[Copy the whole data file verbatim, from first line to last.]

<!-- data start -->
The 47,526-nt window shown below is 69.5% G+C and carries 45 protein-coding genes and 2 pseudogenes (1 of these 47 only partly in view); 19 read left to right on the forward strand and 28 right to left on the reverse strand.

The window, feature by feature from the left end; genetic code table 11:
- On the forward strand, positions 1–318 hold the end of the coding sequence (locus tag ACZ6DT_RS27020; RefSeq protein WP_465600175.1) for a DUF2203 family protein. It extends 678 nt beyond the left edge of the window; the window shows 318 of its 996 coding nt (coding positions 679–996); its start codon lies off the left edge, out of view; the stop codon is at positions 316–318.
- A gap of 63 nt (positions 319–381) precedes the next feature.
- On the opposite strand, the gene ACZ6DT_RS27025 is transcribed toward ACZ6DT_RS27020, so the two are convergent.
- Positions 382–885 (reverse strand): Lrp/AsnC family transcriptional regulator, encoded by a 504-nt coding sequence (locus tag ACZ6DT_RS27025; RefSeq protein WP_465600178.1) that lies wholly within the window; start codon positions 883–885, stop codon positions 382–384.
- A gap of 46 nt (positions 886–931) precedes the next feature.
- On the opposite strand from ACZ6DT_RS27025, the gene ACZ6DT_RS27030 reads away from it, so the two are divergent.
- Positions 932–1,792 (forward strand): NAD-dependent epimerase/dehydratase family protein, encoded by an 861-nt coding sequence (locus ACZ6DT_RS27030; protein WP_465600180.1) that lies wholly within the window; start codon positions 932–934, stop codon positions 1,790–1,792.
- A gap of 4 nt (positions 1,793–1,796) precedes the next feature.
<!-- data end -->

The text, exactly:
The 47,526-nt window shown below is 69.5% G+C and carries 45 protein-coding genes and 2 pseudogenes (1 of these 47 only partly in view); 19 read left to right on the forward strand and 28 right to left on the reverse strand.

The window, feature by feature from the left end; genetic code table 11:
- On the forward strand, positions 1–318 hold the end of the coding sequence (locus tag ACZ6DT_RS27020; RefSeq protein WP_465600175.1) for a DUF2203 family protein. It extends 678 nt beyond the left edge of the window; the window shows 318 of its 996 coding nt (coding positions 679–996); its start codon lies off the left edge, out of view; the stop codon is at positions 316–318.
- A gap of 63 nt (positions 319–381) precedes the next feature.
- On the opposite strand, the gene ACZ6DT_RS27025 is transcribed toward ACZ6DT_RS27020, so the two are convergent.
- Positions 382–885 (reverse strand): Lrp/AsnC family transcriptional regulator, encoded by a 504-nt coding sequence (locus tag ACZ6DT_RS27025; RefSeq protein WP_465600178.1) that lies wholly within the window; start codon positions 883–885, stop codon positions 382–384.
- A gap of 46 nt (positions 886–931) precedes the next feature.
- On the opposite strand from ACZ6DT_RS27025, the gene ACZ6DT_RS27030 reads away from it, so the two are divergent.
- Positions 932–1,792 (forward strand): NAD-dependent epimerase/dehydratase family protein, encoded by an 861-nt coding sequence (locus ACZ6DT_RS27030; protein WP_465600180.1) that lies wholly within the window; start codon positions 932–934, stop codon positions 1,790–1,792.
- A gap of 4 nt (positions 1,793–1,796) precedes the next feature.